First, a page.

If the Sly Cooper and Infamous series have taught us anything, it’s that Sucker Punch has an odd sense of humor and a penchant for the ridiculous. With Festival of Blood emerging a whole year after Rockstar’s Zombie-meets-West Undead Nightmare, it’s obvious that only a studio audacious enough to cel-shade raccoons and create their own superheros would dare to piggyback off Rockstar’s offbeat success.
Who is this lady in red? What does she want with Cole?
The entirety of this standalone tale is framed by Zeke’s attempt to secure himself a lady friend through an anecdotal account of a “Pyre Night” where the citizens of New Marais donned their bat wings, demonic masks, and partook in some heavy drinking. Our hero Cole MacGrath was lured into a crypt beneath the city to be bitten (and vampire-ified) by a vampire queen known as Bloody Mary who functions as a fine villain for the four-hour runtime. It’s ridiculous to be sure but no less enjoyable for it, serving as the kind of insane fan service Infamous fans can get behind.
If you’re familiar with Infamous 2, Festival of Blood’s art design is definitely something worth experiencing for yourself. The city center and Ascension Parish have been layered with a great veneer of old-school horror. Occult stories, milling, drunken crowds, and a color palette recast in red and black set the demonic tone perfectly. Infamous 2’s visuals still hold up as some of the best in the open-world genre, providing exceptional lighting work to match the dark and exaggerated tone of New Marais' Pyre Night.
Cole must cure his disease before dawn or remain a vampire forever.
Unfortunately, Festival of Blood’s striking presentation doesn’t make up for the fact that most of what made Infamous 2 enjoyable has been removed or neutered due to the enemies you’ll fight; although they may come with different weapons or attack patterns, the one thing that defines almost all rival vampires is their teleport ability, which basically equates to some cheap AI design intended to stop you blasting through each fight in seconds. This makes combat an infuriating mess. You’ll mostly spam your powers in every direction, hoping that one of your wayward grenades will take out the warping embodiments of tedium and confusion that are your vampiric adversaries. It's made no more pleasant by Sucker Punch removing the most enjoyable powers like the screen-filling Ionic Storm from Infamous 2.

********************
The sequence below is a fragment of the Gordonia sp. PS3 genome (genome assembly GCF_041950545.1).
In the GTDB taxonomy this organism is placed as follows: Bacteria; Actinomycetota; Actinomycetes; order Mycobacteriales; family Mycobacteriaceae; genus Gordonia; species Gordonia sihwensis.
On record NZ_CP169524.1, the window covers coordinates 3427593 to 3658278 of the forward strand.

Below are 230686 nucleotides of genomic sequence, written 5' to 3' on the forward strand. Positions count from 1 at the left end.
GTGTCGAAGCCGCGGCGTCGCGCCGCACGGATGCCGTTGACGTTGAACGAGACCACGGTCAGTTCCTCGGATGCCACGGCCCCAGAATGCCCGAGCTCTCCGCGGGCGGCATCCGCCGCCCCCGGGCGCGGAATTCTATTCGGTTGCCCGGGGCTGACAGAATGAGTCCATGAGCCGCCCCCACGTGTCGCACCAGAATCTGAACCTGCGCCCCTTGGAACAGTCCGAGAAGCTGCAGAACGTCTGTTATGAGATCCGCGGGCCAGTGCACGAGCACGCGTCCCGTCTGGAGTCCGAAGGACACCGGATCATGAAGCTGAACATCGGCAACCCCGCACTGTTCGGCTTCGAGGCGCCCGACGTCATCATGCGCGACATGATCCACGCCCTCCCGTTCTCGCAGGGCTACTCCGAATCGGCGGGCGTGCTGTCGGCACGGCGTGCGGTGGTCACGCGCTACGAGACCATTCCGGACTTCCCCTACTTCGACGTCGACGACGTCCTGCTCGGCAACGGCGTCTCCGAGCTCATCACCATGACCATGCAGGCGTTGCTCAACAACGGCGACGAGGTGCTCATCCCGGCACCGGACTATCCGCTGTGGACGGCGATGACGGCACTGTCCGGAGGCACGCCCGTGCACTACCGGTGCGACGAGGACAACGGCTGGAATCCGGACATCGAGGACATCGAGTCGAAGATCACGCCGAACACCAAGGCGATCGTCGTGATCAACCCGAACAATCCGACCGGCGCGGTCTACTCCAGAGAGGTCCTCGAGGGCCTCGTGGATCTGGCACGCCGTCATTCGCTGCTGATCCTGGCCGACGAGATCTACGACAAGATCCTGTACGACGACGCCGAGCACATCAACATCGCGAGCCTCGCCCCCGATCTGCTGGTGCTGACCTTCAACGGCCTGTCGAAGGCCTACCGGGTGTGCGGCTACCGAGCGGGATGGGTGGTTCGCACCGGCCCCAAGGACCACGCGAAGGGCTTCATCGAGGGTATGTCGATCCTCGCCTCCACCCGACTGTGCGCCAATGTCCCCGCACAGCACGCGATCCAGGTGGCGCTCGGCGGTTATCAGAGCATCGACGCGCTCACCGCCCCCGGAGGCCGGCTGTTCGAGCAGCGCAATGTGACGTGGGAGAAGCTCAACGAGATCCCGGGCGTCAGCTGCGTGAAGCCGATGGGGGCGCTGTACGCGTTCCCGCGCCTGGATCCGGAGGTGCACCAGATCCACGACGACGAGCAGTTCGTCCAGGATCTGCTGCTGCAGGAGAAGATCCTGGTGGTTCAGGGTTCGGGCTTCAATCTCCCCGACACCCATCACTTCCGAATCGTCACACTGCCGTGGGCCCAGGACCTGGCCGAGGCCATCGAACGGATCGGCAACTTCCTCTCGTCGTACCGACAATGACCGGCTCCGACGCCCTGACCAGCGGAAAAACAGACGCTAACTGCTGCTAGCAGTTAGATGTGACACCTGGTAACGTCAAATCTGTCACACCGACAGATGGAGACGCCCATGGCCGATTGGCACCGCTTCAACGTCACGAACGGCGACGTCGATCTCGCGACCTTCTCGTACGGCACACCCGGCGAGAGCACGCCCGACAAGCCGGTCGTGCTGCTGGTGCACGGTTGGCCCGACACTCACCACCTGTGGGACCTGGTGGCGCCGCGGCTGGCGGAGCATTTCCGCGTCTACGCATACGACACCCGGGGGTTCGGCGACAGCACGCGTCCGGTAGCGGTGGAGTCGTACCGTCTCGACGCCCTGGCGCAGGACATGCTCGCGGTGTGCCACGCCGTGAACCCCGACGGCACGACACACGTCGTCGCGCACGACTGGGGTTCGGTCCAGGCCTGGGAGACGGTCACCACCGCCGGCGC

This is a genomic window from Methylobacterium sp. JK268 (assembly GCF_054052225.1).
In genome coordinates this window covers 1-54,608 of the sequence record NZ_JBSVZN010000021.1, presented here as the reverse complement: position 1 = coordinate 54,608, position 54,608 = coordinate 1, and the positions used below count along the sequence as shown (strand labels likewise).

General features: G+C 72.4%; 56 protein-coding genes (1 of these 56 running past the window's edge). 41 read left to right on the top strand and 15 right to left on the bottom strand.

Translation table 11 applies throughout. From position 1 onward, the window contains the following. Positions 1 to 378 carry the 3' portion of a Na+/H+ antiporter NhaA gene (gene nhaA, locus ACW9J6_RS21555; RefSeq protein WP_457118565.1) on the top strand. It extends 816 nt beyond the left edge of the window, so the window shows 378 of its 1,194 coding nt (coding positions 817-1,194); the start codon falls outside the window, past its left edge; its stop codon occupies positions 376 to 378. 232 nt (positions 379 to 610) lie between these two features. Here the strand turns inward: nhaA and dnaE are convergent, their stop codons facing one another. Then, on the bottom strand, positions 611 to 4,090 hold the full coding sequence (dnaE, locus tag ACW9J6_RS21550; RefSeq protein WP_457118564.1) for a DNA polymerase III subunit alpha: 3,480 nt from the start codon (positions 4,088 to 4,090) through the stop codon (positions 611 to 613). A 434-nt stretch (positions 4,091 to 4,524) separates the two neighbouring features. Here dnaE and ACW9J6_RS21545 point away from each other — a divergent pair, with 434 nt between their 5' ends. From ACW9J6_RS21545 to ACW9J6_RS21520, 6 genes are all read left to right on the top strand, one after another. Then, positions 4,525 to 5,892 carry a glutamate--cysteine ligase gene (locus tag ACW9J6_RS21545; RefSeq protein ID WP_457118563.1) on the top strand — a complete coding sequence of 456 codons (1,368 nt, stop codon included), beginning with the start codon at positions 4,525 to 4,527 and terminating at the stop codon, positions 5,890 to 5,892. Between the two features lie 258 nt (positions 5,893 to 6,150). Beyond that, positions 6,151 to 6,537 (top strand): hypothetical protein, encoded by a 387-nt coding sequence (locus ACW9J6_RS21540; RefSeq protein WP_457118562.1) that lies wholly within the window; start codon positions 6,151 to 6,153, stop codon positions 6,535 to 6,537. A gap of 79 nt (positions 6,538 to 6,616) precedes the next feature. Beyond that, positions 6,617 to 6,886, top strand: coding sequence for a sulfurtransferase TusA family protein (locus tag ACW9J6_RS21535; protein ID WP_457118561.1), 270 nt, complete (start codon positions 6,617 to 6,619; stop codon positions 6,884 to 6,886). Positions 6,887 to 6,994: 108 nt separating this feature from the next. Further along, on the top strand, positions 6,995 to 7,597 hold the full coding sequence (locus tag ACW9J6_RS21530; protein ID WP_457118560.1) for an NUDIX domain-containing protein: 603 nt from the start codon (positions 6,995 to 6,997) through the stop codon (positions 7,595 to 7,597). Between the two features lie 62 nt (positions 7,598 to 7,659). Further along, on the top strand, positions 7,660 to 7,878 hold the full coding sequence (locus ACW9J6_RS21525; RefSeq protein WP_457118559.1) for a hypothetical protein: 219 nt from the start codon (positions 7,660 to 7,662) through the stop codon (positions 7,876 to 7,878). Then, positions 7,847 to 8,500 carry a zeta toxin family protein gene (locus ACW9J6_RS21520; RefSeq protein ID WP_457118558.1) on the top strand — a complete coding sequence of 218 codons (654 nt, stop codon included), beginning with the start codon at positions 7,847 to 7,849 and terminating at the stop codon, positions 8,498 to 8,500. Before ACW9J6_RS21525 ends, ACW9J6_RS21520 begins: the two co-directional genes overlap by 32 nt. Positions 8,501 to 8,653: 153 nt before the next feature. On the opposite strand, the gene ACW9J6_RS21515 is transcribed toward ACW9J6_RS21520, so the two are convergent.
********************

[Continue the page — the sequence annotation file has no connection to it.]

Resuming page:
Far more effective in combat is the stake-tipped holy cross that replaces the electrified amp from the second game, seeing as you fight most of your battles in close quarters. Sadly, this means you’ll be at the mercy of Infamous 2’s wildly unreliable camera that goes utterly mental during close-range confrontations, preventing Cole from tracking all his opponents. That’s not to say Festival of Blood is without its good gameplay moments, but most of them involve set piece chase sequences. Festival of Blood just isn’t as fun to play as Infamous 2 or its predecessor.
Bat-men wielding glaives is certainly an original twist.
At least Festival of Blood gives you a few enjoyable abilities and activities that manage to present some form of recompense for the myriad battle frustrations. Almost immediately you acquire the ability to transform into a swarm of bats powered by your vampire feasts (pressing R1 to bite) and fly around the city getting the jump on enemies or avoiding using series' staple (and comparatively sluggish) grind cables.
Even though you're limited to the first couple of areas seen in Infamous 2, you can choose to ignore the story and go about your business brutally staking vampires in human disguise, collecting canopic jars to boost your blood capacity, and finding hidden glyphs left by Bloody Mary that replace the dead drops from previous games. As with everything in Festival of Blood, the periphery is where the best content lies – ironic considering the inverse was true of Infamous 2.
New Marais' populace ignores Cole's pale condition. After all, everyone else is dressed in Halloween-like attire.
Like the last game, Festival of Blood offers user-generated content, your experience of which will hinge solely on the efforts of other people’s attempts to make working missions. If you’re one for PS3 trophies, you must play at least 25 UGC missions to get that notification, and as you’ll have to contend with many a lackluster combat sequence for most of them, you’d be better off leaving the green mission icons alone. If you like creating user content, on the other hand, then Festival of Blood does offer some interesting new additions, including the ability to craft your own graphic panels from in-game screens to fashion some sort of story.
If you loved Infamous 2’s setting, it’s very entertaining to step into its occult alter ego. The hokey story has some great moments throughout the four hours, and at $10, you’re not losing much by delving into New Marais again for a bit of fan service. However, Festival of Blood reminds you of flaws that frustrated you in Infamous 2 rather than the elements that made Cole's return enjoyable.
Publisher: Sony Computer Entertainment America
Developer: Sucker Punch
Release Date: October 25, 2011
Number of Players: 1
Platforms: PSN (Reviewed)